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Bureau of Alcohol, Tobacco, Firearms and Explosives

Fact Sheet

Field Division: 

For Immediate Release

Sunday, February 1, 2015
Contact: Public Affairs Division

ATF's National Canine Division

The Bureau of Alcohol, Tobacco, Firearms and Explosives (ATF), National Canine Division (NCD) trains explosive and accelerant detection canines for Federal, state, local and international law enforcement and fire investigation agencies. ATF is a leading source of specially trained explosives and accelerant detection canine teams. Once trained, the canine teams are assigned to local, state and other federal law enforcement agencies, as well as selected foreign countries; and regularly lend support to investigations and security efforts. Congress has recognized the National Odor Recognition Testing Standard (NORT) as the proficiency standard used by ATF as a benchmark for effective canine explosives detection.

ATF is a principal law enforcement agency within the U.S. Department of Justice (DOJ) dedicated to preventing terrorism, reducing violent crime and protecting our nation. ATF is committed to working to investigate and reduce crime involving firearms, explosives, and acts of arson.

The Omnibus Consolidated Appropriations Act of 1997, PL 104-208, 110 Stat. 3009-369 § 653(a) reads: “The Secretary of the Treasury is authorized to establish scientific certification standards for explosives detection canines, and shall provide, on a reimbursable basis, for the certification of explosives detection canines employed by Federal agencies, or other agencies providing explosives detection services at airports in the United States.” This authority was transferred with ATF upon the agency’s move to Department of Justice (DOJ).

On Aug. 11, 2004, the Office of the Attorney General issued a "Memorandum Regarding the Coordination of Explosives Investigations and Related Matters." This memorandum outlines the coordination of explosives investigations by DOJ law enforcement components. Item number 20 of this memorandum reads, "As soon as practicable, all Department components that use explosives detection canines shall use only canines certified by ATF."

Homeland Security Presidential Directive 19 (HSPD 19), Combating Terrorist Use of Explosives in the United States, directs federal agencies to research, develop, test, and evaluate "activities relating to the detection and prevention of, protection against, and response to explosives attacks and the development of explosives render–safe tools and technologies."

ATF developed the Explosive Detection Canine Program to combat the explosives threat in the United States and abroad. The Arson Detection Canine Program fights the threat domestically. ATF also trains Federal, state, local and international law enforcement explosives detection canines on homemade explosives (HME). Since 1990, ATF has trained approximately 872 explosives detection canines and 224 accelerant detection canines. These dogs and their ATF–trained handlers are located throughout the United States in local police and fire departments, fire marshal offices and federal and state law enforcement agencies. To date, the NCD has trained explosive detection canine teams for 22 foreign countries.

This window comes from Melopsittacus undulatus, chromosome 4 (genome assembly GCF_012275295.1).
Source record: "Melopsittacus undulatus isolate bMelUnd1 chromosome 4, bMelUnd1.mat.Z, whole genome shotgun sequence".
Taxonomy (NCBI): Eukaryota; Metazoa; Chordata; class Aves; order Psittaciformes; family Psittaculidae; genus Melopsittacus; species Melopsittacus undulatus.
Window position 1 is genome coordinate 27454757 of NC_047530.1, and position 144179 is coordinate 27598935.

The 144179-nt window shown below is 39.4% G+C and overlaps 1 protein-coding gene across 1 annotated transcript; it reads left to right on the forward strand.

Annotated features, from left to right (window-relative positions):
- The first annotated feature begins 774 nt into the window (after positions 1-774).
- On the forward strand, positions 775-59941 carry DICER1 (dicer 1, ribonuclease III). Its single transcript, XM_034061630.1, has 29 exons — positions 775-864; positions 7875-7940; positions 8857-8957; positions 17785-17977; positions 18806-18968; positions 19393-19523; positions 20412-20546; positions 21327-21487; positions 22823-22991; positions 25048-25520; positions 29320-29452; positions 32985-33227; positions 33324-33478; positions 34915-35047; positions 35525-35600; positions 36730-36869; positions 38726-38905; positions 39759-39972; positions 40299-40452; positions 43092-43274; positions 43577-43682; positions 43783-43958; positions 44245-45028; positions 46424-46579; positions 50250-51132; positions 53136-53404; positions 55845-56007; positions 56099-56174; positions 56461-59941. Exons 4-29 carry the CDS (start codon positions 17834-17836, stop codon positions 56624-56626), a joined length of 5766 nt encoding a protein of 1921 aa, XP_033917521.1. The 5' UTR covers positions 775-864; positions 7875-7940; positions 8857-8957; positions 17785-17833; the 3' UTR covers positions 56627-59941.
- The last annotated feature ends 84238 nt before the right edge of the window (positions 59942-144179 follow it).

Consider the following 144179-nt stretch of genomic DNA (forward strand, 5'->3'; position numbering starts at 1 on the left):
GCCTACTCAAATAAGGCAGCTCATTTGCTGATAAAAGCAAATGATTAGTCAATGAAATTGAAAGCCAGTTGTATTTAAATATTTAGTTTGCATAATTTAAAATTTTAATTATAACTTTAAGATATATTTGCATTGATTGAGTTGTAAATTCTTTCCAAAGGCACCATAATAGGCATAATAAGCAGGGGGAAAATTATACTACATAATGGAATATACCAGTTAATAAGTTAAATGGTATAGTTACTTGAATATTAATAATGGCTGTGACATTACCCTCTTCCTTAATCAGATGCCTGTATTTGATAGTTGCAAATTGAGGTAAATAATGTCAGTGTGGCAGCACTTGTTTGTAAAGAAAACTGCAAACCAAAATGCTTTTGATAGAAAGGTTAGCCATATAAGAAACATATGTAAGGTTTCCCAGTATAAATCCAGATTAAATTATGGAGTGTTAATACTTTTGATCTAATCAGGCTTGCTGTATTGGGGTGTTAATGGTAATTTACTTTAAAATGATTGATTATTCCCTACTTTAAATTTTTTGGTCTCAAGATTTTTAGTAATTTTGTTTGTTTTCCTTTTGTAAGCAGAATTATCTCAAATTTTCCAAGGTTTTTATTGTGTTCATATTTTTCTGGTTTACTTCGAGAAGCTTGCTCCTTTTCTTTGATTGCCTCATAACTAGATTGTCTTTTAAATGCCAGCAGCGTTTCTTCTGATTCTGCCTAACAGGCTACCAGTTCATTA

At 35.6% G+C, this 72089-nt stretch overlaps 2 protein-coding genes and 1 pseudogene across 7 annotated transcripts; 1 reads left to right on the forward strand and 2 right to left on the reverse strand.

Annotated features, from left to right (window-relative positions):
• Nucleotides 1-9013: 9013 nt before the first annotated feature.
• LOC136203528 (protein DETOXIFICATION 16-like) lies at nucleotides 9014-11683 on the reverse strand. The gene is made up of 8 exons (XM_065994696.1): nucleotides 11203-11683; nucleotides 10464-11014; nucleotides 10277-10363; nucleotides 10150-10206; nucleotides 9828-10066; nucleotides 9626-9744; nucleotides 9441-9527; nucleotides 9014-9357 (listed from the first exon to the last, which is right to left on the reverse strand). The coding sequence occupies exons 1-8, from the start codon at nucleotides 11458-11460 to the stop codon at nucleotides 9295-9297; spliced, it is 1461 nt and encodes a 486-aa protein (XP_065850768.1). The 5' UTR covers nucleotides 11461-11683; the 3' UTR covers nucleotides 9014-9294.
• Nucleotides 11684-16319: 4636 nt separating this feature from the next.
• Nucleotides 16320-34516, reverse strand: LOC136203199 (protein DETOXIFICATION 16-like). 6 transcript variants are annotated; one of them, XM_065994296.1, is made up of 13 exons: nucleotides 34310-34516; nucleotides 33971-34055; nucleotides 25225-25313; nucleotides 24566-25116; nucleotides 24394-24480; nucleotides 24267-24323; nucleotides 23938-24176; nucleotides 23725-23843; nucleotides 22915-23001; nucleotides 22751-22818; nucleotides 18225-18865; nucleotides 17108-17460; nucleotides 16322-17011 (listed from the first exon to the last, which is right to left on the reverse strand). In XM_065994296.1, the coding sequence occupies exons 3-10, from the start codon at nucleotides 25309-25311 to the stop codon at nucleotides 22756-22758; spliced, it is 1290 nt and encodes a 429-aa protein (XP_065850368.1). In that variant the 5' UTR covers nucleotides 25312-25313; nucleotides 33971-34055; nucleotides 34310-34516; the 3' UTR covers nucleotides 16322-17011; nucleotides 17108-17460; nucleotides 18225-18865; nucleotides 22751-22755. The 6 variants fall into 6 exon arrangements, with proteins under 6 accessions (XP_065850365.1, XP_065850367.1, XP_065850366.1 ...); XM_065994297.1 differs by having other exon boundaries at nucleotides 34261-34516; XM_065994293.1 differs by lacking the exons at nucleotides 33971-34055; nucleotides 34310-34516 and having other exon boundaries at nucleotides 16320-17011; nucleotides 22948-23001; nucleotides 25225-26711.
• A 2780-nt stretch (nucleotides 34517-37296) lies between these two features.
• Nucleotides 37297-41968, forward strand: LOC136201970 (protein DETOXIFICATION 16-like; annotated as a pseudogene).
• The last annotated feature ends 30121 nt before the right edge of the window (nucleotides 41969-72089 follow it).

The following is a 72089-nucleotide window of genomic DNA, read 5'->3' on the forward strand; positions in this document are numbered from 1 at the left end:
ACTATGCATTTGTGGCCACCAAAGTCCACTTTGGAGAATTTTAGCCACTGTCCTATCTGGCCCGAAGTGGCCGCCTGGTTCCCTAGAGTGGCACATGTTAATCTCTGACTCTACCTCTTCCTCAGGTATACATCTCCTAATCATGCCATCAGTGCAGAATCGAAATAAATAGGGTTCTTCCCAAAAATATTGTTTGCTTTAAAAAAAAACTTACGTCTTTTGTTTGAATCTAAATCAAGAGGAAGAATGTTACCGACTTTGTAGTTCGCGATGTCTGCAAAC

In 1984, ATF developed an accelerant detection canine pilot project that resulted in the creation of an accelerant detection system that offered an immediate advantage over field instruments. In 1990, ATF began a joint program with the U.S. Department of State’s Anti–terrorism Assistance Program to produce a more effective explosives detection canine capable of detecting a greater variety of explosives than those under existing programs. The canines are capable of detecting 19,000 explosives formulations. A major advantage in using the canine is their mobility, a significant improvement over fixed detector installations that can be circumvented by a terrorist placing a bomb or smuggling explosives.

Beginning in March 2009 through December 2014, ATF NCD staff has successfully imprinted an estimated 3,735 Department of Defense military working dogs (MWD) on HME.

NCD initiated the ATF Search Enhanced Evidence K–9 (S.E.E.K) program in 2013. Developed to provide explosive detection canine handlers with a canine that possess the same detection capabilities as our current Explosive Detection Canines but with the ability to work independently and at greater distances in a variety of circumstances to include the detection of firearms, explosive and post–blast evidence.

Teams are unique to ATF and to the Special Agent Canine Handler, which will provide a law enforcement asset that can support the ATF mission, the Frontline Initiative, and support criminal investigations involving violent crimes at the federal, state, and local levels.

In April 2014, in response to the Boston Marathon bombing, ATF canine trainers and chemists trained and tested 62 explosives detection canine teams with the National Odor Recognition Test (NORT). Handlers were given classroom instruction on the dangers of HME and, subsequently, their canines were imprinted on HME.

The ATF National Canine Center is located in Front Royal, Va., and consists of two facilities, one is a 20,000–square–foot climate controlled training building that allows year–round training with office space for support personnel. The second is a 25,000–square–foot kennel facility that can accommodate 100 canines and incorporates the latest technology in kennel design. ATF is DOJ’s detection canine component.


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